Brad: I mean, 1500 3k That’s pretty pretty. Yeah, it’s

 

Brett Richey: A huge game. So

 

Brad: That’s 20 times bigger than it was Pinnacle was

 

Brett Richey: It’s crazy. How desensitized the money I was that I remember this one hand I don’t even remember the hand The dealer made a mistake in Bobby’s room, and it was like a 30k mistake against me. And like, I didn’t care at all. They were like, oh my god, I’m so sorry. And I was like, ah, like, don’t worry, you know, it’s just random. And like, I really didn’t care.

 

Brad: Yeah. They could have retroactively fixed the mistake.

 

Brett Richey: No, it was like, they whatever they did cost me the pot. Like it was the shuffle the card back in or I forget exactly what happened. I see what it was like, it was a again, I don’t even remember the hand. But I do remember that. I bet and I didn’t care at all.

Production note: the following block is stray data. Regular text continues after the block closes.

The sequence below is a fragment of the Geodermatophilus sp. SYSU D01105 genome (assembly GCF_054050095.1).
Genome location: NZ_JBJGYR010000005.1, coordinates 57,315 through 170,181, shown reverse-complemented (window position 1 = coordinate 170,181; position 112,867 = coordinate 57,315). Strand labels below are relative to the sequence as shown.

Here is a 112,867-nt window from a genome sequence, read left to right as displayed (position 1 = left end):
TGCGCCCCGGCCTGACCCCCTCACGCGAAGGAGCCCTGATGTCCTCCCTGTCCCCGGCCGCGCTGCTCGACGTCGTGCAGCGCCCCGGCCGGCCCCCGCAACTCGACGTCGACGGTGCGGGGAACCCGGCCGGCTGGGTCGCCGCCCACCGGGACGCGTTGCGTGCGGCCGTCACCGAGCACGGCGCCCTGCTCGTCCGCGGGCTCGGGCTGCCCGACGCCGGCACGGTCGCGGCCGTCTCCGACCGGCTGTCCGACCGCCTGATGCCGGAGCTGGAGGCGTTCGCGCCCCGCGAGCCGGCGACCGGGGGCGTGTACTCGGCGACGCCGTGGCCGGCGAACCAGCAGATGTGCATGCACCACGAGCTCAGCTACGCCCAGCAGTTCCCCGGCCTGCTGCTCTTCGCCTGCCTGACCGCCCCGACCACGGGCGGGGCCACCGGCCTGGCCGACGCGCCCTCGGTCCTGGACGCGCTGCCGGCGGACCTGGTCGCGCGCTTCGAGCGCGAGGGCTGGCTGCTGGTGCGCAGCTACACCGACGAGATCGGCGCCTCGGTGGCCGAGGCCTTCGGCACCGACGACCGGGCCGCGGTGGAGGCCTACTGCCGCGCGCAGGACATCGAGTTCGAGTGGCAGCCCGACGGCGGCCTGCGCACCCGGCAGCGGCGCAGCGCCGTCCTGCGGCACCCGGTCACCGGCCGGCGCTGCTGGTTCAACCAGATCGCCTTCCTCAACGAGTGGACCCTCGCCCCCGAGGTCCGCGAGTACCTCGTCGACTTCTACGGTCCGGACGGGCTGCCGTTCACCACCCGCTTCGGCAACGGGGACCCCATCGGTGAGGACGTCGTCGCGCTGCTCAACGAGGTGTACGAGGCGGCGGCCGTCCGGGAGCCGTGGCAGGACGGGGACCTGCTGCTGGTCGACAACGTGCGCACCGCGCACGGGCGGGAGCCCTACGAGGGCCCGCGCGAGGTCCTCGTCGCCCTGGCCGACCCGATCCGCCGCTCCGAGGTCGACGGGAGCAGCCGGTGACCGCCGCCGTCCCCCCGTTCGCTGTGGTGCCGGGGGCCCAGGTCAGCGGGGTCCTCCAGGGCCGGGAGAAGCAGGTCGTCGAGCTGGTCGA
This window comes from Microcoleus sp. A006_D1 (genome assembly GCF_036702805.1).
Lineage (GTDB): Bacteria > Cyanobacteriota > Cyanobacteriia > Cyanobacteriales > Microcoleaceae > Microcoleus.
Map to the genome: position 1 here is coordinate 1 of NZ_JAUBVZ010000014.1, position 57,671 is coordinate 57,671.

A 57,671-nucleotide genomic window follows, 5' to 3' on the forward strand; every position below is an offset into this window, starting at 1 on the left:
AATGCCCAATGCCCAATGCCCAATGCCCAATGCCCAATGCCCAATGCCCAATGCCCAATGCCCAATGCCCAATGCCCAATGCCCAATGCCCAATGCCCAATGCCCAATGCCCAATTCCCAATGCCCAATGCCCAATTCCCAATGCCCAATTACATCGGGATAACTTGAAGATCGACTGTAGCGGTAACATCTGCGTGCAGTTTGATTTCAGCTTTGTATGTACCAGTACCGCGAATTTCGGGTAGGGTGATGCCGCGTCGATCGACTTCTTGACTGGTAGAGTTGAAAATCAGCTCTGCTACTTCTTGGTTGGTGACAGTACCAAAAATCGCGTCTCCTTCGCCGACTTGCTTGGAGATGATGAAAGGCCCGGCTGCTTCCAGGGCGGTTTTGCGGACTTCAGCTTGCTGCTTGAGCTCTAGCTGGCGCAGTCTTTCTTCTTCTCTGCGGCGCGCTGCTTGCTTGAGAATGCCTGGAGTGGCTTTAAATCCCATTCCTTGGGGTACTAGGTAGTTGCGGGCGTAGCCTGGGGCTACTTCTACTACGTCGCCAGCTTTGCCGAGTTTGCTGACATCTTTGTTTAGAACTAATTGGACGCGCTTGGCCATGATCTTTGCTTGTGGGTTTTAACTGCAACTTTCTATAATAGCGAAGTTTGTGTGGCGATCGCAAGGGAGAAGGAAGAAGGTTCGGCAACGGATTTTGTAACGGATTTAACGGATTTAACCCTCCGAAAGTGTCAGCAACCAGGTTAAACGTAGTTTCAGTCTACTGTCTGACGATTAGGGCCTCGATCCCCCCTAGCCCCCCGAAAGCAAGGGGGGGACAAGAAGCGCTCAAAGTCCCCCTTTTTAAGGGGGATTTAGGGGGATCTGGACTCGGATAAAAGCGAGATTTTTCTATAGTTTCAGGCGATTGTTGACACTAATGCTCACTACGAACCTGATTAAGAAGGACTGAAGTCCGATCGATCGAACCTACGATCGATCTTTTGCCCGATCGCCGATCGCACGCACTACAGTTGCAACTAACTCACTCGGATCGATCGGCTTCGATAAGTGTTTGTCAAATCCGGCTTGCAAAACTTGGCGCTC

Brad: Yeah, well, I mean, you probably shouldn’t, right. Like, that sort of thing is just, it could go the other way. Like, just,

 

Brett Richey: That was my thought process. But, you know, honestly, if that happened now, I don’t know if it is. That’s, that’s, it’s like, yeah, I’m not gambling 30k Very often these days, so it’s like, it’s just crazy. You get very desensitized when you’re in that environment,

 

Brad: One could say desensitized, but one could also say that, like, you just get used to dealing with it, you know, it just, it just kind of is like a football player that, you know, you have to get used to getting hit and tackled just over and over and over again. And then you’re just exceptionally strong, and your body holds up. And I think the same as it relates to risk. You take lots of risk, you get used to it, and then it doesn’t really faze you in the way that it does normal human beings. And that risk tolerance can also, you know, degrade over time. In the same way. When you think about joy in your career, playing cards, what’s the first memory that comes to mind?